Color me baffled. Or mortified. Or, oh, maybe even bamboozled.
Donald John Trump’s latest outrage — where he equated Nazis and Klansmen with those who oppose them — would seem to the final “last straw” that sends his cadre of supporters scurrying elsewhere.
Hah! Hardly, according to a fascinating New York Times article profiling the Republican Party “base” that continues to hang with the president of the United States.
Here is the article.
Trump’s response to the Charlottesville mayhem has fallen along largely partisan lines, according to the Times. Most Republicans support the GOP president; only 10 percent of Democrats do.
Yes, there are signs that Trump’s GOP base is showing stress fractures, that it might be beginning to slip away. There remains, though, this hard-core base of supporters who stand with him. Why? He continues to stick it in the establishment’s eye. He talks plainly and with politically correct pretense, they say.
According to the Times: “It’s an indication of what now seems an almost immutable law of the Trump presidency. There are signs that Mr. Trump’s support among Republican leaders and some Republican voters is weakening. But in an increasingly tribal America, with people on the left and the right getting information from different sources and seeing the same facts in different ways, it reflects the way Mr. Trump has become in many ways both symbol and chief agitator of a divided nation.”
I’ll concede yet again that I’m a member of the “tribe” that has opposed Trump from the very beginning. He presents not a single redeeming quality to public life. He’s immoral and amoral at the same time. He has no ideology. His life is crammed full of examples of how his No. 1 objective has been geared toward personal enrichment.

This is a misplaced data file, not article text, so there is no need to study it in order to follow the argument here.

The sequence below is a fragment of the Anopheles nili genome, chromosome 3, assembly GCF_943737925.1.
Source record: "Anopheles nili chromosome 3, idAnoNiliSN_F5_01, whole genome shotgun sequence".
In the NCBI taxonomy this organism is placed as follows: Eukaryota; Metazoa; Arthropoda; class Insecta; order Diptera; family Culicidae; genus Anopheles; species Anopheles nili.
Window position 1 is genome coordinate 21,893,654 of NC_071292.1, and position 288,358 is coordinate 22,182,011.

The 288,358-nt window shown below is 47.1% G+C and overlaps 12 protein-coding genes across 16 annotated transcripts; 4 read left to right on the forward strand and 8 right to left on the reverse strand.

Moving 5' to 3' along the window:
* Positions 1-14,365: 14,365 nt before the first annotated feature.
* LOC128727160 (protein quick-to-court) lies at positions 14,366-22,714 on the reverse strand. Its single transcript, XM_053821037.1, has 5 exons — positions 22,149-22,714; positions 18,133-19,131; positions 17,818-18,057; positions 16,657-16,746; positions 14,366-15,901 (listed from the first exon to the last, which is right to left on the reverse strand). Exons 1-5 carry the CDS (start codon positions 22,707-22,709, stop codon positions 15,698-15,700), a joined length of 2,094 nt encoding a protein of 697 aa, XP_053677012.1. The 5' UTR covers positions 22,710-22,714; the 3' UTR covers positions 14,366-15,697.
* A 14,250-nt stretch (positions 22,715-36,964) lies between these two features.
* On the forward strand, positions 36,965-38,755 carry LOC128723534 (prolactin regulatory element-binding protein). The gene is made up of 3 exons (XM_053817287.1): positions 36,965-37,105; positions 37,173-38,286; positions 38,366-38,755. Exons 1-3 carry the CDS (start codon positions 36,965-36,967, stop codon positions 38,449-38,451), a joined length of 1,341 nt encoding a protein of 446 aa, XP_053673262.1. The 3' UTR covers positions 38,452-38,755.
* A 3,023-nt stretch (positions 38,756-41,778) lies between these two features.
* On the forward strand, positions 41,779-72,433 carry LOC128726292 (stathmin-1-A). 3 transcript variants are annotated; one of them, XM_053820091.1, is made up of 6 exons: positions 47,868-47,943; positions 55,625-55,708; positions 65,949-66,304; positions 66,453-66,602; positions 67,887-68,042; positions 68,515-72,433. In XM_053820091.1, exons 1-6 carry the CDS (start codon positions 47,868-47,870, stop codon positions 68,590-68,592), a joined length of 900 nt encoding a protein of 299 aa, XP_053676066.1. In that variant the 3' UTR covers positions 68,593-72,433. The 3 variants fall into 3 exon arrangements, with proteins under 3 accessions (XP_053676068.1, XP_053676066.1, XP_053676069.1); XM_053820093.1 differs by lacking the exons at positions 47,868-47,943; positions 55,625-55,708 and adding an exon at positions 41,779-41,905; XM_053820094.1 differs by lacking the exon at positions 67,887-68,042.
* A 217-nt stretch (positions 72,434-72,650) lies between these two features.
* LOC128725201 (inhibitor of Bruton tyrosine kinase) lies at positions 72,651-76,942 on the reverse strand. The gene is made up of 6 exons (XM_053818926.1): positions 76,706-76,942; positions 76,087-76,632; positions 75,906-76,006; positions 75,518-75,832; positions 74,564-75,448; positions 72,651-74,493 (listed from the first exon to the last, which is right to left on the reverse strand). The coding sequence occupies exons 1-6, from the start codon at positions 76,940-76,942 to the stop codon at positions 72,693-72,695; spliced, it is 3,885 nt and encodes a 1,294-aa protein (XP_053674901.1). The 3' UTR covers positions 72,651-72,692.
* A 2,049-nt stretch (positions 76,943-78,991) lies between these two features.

Thus, when he denigrated Sen. John McCain’s military service, disparaged a Gold Star family, mocked a reporter’s physical disability and boasted about grabbing women by their private parts, this individual only reinforced every single negative impression I had of him. Accordingly, it has amazed me in the extreme that his political base has held together as firmly as it has … to date.
Again, from the Times: “Larry Laughlin, a retired businessman from a Minneapolis suburb, compares Mr. Trump to a high school senior who could ‘walk up to the table with the jocks and the cheerleaders and put them in their place.’ That is something that the ‘nerds and the losers, whose dads are unemployed and moms are working in the cafeteria,’ could never do. Mr. Trump may be rich, he said, but actually belonged at the nerd table.
“’The guys who wouldn’t like me wouldn’t like Trump,’ he said. ‘The guys who were condescending to him were condescending to me.'”
The president is counting on those folks to see him through this latest “last straw.” I’ll concede this point: When Trump said during the campaign that he could “shoot someone on Fifth Avenue” and retain his political core of support, he proved to be more correct than most of us ever imagined.